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[p. 54]

Under date of September 23, 1630, we read that ‘one Austin Bratcher, dying lately at Mr. Cradock's plantation, a jury found that the strokes given by Walter Palmer were accounted manslaughter.’ But two months later, Palmer (who was from Charlestown) was acquitted, not to the satisfaction of everybody, as one Thomas Fox was fined for saying the Court had been bribed. An unpleasant episode—Medford's entrance into the limelight of history.

During the first ten years the fording place was used in crossing the river, unless a boat or raft served, but in 1639 the agent Davison had a bridge built a little way below. It was one hundred and fifty feet long, very narrow, and but little above the marshes that bordered the river. And very soon he found his good work had got him into trouble as his employer's farm was only on this side, and this structure, desirable as it was, was half in the adjoining town of Charlestown. So troubles of various kinds came up, and towns west and north were called upon to assist in its maintenance for nearly a century. Davison must have gotten roiled up some over it for he was up before the Court for swearing an oath, and fined.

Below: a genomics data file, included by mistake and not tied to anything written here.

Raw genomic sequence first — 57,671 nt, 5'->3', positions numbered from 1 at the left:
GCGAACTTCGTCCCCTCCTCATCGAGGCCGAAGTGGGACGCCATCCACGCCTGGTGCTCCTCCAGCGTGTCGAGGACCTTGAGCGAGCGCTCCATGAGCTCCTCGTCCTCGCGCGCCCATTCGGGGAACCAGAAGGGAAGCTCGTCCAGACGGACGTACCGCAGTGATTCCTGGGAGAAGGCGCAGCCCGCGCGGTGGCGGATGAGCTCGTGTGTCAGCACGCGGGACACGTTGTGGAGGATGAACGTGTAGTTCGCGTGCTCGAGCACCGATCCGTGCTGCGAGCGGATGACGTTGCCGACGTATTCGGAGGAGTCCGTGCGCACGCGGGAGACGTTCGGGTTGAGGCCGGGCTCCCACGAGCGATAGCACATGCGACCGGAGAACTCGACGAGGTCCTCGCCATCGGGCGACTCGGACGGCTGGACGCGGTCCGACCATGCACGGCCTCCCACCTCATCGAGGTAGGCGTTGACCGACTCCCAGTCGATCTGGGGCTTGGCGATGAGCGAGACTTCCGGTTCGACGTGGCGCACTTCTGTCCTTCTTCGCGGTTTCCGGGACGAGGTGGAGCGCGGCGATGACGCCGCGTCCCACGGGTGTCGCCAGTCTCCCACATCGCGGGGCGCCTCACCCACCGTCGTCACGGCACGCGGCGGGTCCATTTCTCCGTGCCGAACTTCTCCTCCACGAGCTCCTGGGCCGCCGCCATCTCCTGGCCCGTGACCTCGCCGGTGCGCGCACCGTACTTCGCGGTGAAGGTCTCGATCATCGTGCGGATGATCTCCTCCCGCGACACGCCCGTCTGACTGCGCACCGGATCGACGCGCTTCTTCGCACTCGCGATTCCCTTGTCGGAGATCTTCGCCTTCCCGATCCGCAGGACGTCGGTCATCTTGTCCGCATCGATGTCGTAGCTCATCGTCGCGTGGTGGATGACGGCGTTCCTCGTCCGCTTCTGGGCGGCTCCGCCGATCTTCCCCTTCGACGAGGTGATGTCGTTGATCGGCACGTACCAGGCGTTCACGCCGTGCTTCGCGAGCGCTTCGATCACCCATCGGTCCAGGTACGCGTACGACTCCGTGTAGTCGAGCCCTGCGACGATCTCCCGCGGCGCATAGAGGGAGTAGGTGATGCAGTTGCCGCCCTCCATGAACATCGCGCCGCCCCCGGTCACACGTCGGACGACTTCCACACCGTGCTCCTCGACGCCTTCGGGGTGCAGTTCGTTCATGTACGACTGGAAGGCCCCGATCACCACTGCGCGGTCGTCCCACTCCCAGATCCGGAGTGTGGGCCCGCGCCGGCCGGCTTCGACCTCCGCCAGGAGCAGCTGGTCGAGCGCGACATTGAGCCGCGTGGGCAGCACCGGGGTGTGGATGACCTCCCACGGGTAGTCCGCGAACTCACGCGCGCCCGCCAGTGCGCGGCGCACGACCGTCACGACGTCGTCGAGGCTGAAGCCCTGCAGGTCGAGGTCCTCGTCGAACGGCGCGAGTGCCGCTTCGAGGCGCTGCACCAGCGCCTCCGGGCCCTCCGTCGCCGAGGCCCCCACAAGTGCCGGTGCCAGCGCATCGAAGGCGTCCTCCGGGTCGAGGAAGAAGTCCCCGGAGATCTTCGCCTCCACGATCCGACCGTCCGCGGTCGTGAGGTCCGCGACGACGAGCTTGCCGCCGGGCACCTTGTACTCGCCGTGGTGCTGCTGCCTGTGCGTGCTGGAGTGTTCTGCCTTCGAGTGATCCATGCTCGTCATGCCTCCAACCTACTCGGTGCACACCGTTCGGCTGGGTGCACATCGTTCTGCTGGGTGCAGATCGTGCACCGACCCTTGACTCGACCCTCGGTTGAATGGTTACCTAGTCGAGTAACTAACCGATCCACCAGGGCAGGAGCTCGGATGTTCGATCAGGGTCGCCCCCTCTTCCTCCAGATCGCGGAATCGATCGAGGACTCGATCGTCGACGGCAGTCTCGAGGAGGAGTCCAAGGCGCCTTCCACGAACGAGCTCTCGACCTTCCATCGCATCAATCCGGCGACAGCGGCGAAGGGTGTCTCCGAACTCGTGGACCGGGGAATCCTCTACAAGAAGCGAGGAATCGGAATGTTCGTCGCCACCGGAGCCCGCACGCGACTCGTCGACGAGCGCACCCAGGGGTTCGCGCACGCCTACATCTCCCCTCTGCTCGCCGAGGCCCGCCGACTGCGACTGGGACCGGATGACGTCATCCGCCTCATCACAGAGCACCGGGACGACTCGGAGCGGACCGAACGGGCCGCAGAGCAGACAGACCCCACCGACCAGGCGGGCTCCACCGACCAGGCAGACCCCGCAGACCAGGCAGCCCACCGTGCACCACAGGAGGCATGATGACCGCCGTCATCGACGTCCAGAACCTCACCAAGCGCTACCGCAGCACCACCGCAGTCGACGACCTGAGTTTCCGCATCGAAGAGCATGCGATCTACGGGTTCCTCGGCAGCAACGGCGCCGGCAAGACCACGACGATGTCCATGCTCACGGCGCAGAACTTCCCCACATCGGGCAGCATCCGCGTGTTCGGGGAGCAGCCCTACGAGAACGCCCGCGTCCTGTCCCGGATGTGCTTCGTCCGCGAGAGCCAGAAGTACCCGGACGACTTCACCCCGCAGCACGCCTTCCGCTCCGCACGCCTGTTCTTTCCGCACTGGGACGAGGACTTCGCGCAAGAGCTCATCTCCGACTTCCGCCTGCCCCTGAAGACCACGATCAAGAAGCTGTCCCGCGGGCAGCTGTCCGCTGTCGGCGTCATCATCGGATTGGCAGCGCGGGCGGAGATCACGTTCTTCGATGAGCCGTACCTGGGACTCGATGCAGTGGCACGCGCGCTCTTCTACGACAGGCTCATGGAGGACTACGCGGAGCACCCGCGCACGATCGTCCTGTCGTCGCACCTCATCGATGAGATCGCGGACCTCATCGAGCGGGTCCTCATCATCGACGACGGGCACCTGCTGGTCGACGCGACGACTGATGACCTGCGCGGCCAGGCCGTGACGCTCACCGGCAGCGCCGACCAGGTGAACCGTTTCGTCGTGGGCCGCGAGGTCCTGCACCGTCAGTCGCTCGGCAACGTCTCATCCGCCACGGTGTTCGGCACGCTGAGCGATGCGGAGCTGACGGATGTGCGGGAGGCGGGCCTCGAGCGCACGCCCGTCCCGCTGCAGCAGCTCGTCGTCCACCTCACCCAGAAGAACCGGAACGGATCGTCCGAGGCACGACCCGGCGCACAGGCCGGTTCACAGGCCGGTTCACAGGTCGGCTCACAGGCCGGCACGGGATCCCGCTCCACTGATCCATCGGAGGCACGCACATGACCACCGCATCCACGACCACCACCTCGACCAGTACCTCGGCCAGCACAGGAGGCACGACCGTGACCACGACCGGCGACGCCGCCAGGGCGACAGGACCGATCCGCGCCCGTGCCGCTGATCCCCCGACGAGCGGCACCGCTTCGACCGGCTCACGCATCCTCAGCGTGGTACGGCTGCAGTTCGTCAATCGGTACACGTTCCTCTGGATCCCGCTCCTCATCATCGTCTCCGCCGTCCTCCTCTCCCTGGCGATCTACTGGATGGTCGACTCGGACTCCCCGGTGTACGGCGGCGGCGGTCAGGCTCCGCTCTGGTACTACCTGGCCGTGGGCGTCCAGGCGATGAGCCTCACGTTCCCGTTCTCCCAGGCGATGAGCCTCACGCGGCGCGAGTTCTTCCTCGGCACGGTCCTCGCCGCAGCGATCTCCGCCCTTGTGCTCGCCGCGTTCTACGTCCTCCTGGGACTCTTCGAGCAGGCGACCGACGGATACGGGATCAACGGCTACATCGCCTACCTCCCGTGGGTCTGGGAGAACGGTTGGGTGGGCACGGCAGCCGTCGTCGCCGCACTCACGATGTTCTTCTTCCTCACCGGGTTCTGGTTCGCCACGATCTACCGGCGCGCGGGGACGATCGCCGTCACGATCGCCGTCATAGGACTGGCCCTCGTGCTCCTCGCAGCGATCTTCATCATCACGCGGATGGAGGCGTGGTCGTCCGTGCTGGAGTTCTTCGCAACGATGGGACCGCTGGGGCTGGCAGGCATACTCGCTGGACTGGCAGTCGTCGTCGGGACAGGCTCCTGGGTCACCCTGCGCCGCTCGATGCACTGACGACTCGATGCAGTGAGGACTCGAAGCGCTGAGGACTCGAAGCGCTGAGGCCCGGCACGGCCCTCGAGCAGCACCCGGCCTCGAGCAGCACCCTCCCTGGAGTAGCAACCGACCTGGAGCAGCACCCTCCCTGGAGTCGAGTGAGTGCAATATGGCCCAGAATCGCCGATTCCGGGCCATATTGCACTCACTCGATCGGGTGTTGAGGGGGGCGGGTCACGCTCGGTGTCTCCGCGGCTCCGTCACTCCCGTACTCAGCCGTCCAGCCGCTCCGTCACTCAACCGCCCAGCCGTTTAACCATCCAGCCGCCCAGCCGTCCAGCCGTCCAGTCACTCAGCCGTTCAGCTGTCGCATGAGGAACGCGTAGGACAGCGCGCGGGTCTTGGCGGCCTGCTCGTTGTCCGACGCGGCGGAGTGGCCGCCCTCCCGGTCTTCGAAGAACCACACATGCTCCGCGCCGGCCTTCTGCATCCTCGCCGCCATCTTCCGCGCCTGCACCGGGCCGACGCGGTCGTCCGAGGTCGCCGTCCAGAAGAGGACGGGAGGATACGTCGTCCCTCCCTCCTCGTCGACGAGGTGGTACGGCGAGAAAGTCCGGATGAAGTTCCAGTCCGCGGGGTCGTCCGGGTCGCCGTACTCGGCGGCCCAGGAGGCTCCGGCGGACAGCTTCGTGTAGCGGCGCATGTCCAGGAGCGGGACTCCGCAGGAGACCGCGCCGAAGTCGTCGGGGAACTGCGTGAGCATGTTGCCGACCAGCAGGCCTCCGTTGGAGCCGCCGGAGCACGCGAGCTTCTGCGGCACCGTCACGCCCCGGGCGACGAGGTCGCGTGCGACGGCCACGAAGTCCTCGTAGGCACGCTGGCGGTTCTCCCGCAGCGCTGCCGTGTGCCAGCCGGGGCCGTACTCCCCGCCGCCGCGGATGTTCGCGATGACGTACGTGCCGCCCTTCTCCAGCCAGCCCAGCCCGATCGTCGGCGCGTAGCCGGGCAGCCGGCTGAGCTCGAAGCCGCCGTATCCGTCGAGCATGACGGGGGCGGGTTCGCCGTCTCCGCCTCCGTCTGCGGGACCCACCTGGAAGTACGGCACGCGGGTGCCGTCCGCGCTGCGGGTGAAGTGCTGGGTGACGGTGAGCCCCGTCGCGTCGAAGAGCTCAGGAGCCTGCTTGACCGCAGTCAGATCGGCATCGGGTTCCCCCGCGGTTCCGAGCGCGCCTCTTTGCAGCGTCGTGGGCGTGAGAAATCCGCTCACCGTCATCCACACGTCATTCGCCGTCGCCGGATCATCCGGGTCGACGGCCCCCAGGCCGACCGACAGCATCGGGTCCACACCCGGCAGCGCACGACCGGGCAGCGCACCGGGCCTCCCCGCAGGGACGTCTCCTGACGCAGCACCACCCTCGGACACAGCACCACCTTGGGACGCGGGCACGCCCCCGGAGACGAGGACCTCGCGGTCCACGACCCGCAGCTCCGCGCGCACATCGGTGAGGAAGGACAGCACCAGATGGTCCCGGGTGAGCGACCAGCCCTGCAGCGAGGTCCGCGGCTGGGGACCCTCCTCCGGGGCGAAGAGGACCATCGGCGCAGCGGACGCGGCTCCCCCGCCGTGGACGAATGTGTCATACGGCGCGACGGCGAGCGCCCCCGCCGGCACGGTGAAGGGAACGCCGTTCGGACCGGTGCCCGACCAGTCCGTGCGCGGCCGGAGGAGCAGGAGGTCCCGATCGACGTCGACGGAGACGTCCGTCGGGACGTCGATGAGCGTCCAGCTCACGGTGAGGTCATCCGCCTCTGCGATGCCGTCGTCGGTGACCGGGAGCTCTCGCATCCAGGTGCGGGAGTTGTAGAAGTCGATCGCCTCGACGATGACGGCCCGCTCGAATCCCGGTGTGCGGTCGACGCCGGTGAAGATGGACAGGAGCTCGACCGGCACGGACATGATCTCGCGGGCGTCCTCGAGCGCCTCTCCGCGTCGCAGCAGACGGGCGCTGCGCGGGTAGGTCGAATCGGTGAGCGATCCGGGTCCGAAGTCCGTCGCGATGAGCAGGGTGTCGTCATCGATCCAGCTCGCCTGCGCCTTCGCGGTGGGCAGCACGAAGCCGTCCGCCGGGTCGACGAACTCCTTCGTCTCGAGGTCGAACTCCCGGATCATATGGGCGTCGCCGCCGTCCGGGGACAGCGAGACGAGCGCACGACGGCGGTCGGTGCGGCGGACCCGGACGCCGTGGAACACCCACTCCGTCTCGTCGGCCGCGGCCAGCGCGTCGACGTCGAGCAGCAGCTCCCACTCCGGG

In 1640 Captain Edward Johnson and others came up from Charlestown over this new way and bridge and turned about by the little pond and along the varge way, following the old trail across the brook and up another hill and then northwesterly about five miles, and settled Waterfield and Charlestown village. Two years later they organized a church, and were incorporated by the General Court in this terse, brief form ‘Charlestown Village is called Wooburne.’

With this and other going to and fro, our country roads may be said to have begun. The Salem path easterly of course was older. The settlement of Woburn is well told by Mr. Evans in his ‘Seven against the Wilderness.’

An interesting incident is told in Governor Winthrop's

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